Another year passed slowly. Winter came and went, leaving a good deal of the newsies seriously ill and quite a few dead from the extreme cold. Spring came, bringing the beginning of the good selling season. It also brought many newsies from Manhattan, Queens, Harlem, the Bronx, and various other areas. It seemed the boys from other parts of New York never knew when to stay away. The Manhattan boys always taught them a lesson, though, and after a good soaking (sometimes literally, since Fish seemed to enjoy pushing boys off the pier) the boys stayed away.
"So den I says, 'You ain't da great big man ya t'ink ya 're! I can soak ya in a second!'"
"An' den we pushed 'im off da bridge!" laughed Red.
"We showed dem who's boss," bragged Fish.
"Wish I woulda been dere!" said Spot. The three best-known newsies in Brooklyn, if not all of New York, were strolling the streets of New York after meeting some girls that the two older boys knew. It wasn't quite late - Spot heard a clock chiming eleven o'clock. But the streets were quiet and empty.
"Ya've got a reputation dere, Spotty, as da toughest in Brooklyn, even dough yer onna da youngest."
"An' I'se gonna improve me reputation quite a bit, too," Spot assured.
"I think this could be your chance," a menacing voice said. The distinct clink of brass knuckles against another metal object was heard, and a tall, husky man stepped out of the dim alley.
The three boys looked at each other and gasped. Spot turned to run, but someone pushed him into the alley. From that moment on, Spot believed that the mercy of death would be better than the torturous pain he was being put through. He was beaten, slapped, punched, and kicked, and the process was repeated numerous times. When the goons left him alone for a few seconds, Spot could tell that Red and Fish were also in severe pain.
A clock chimed twelve. "Let's leave them here to rot. Let the bulls tend to the street rats." Footsteps faded out, and Spot wearily lifted his head. He was surprised when the pain wasn't too great to bear. Sure, there would be bruises, but he was alive, wasn't he?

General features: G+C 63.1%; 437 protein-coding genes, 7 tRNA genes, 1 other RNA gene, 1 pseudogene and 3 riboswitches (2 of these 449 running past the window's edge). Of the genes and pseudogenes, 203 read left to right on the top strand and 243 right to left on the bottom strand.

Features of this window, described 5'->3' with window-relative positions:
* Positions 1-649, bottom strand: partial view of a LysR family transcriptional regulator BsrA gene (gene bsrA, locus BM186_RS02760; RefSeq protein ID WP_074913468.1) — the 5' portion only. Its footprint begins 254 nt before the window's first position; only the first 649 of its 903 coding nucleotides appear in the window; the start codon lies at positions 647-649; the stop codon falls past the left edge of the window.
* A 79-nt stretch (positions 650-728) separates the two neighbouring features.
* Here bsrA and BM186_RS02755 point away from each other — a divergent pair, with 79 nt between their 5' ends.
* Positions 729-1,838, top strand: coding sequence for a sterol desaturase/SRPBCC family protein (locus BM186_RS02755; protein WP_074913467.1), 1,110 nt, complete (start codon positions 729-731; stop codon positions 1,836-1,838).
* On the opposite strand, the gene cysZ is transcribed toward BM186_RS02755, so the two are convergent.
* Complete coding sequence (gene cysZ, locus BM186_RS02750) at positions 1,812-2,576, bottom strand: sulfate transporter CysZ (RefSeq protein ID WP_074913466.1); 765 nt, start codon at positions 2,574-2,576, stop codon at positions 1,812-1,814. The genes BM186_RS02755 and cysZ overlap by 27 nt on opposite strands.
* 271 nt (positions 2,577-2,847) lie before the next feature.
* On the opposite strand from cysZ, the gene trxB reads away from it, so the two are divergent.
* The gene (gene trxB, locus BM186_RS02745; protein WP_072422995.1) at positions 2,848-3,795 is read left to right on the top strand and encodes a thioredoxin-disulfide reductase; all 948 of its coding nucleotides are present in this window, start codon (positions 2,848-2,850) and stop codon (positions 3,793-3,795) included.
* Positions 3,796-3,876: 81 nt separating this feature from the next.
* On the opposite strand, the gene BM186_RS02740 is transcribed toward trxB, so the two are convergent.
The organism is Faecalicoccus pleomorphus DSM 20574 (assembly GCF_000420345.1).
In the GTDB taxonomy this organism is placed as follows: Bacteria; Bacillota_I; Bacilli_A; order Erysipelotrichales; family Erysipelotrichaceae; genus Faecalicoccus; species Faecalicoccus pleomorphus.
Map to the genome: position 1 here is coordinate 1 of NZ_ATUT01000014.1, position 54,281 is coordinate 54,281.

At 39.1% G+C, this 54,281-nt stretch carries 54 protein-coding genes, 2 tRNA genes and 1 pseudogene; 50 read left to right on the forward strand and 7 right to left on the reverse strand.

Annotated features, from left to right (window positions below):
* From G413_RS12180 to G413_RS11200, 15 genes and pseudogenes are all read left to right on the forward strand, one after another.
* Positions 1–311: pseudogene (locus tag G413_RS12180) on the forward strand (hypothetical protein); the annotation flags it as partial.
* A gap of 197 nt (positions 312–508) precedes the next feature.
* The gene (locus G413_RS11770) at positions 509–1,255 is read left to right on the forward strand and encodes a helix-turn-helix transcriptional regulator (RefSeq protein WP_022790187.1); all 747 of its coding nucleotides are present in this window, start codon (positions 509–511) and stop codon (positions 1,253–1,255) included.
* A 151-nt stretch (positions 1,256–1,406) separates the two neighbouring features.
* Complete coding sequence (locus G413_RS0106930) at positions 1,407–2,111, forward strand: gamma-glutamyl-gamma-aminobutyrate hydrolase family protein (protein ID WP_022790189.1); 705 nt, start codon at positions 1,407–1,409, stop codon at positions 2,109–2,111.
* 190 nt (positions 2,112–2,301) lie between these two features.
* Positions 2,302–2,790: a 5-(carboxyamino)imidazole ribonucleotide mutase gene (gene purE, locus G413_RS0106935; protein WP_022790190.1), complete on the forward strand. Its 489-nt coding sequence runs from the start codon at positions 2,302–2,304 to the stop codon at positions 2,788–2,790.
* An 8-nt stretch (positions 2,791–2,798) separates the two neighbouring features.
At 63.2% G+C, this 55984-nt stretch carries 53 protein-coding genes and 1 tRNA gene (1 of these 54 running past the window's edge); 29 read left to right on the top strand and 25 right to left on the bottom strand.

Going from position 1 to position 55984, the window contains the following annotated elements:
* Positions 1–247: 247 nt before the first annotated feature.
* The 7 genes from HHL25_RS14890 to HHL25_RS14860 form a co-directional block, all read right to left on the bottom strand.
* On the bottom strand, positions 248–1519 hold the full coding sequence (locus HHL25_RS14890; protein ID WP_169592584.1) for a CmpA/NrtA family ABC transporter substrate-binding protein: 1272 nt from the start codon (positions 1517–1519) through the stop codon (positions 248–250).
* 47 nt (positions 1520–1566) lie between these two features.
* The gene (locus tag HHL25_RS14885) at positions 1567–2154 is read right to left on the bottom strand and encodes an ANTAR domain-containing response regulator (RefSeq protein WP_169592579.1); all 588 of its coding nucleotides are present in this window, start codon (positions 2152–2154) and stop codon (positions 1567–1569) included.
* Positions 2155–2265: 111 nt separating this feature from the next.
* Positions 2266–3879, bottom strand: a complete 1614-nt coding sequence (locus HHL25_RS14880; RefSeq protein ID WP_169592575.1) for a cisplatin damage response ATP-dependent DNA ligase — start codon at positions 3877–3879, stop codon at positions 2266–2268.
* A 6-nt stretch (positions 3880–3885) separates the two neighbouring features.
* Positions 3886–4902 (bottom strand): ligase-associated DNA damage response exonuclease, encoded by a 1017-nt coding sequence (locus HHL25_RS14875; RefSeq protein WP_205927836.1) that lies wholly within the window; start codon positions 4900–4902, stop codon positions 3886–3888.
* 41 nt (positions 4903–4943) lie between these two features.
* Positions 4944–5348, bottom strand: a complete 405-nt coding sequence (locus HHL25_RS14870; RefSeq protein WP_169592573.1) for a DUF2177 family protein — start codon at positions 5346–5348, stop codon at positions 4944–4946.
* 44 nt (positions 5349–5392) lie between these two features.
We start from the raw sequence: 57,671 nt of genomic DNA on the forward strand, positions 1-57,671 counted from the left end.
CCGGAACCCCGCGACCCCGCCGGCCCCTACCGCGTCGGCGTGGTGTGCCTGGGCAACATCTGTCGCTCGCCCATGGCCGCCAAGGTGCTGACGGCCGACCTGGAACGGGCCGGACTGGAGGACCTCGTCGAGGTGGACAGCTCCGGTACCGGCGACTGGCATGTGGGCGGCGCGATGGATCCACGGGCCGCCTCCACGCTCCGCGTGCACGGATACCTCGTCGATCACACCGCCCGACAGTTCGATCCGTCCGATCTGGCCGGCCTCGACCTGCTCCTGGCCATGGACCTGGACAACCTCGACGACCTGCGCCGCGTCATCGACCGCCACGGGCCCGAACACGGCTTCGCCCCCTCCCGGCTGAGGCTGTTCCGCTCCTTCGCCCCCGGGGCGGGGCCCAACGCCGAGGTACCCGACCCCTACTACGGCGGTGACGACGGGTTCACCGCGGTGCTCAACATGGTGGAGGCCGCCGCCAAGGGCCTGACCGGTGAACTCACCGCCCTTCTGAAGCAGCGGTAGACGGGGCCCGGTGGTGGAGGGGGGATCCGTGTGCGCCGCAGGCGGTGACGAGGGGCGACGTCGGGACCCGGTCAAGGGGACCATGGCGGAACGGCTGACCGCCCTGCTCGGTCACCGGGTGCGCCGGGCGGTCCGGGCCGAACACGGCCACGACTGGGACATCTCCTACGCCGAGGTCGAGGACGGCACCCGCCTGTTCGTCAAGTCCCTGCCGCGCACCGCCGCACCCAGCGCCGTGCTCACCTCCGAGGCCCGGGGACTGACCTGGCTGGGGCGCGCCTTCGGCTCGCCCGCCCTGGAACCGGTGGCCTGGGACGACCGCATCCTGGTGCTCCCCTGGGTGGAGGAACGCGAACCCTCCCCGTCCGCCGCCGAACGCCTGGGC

"C'mon, fellas, let's go home, get cleaned up, get some sleep, eh?" Spot waited for a reply. "Fellas? Fish? Red?" Another full minute of silence. Well, dere prob'ly jest passed out er sumpin. "C'mon, Fish, Red, wake up. Yer alive, an' ya'll be fine." Spot counted to one hundred. "RED!" he screamed. He went over to the nearer boy. "Red?"
One of his eyes rolled open. "Spotty…"
"Red, c'mon, get up, let's go."
"Shoah ya can, c'mon." Spot was desperate by now.
"I can't. It hoits too much. Go, get cleaned up."
"But ya'll come back ta da lodgin' house?"
"Spot… I ain't comin' back. I'se leavin' right now…"
"Whatd'ya mean, leavin'?" asked Spot in fear.
Red looked up at the sky. "I'll see ya again some day, Spot."
"Red?" Spot sniffled, tears running down his face.
Red's eyes still stared at the sky, but he didn't speak or breathe.
"Red!" wailed Spot. He leaned against the wall and sniffled. Then he stood up. "Fish?"
Fish's eyes didn't open, but he spoke. "Take care a da boys fer me, Spotty."
"Take care a dem. Ya'll be a great leadah some day…"
"Red, Fish, ya can't leave me… no, don't leave me, yer all I got left, Red!" Spot leaned against the wall, crying for the death of everyone: Maria, Dana, Stephanie, his parents, and all the lost newsies.
"Son. Sonny, move. Get out of the alley. C'mon, wake up."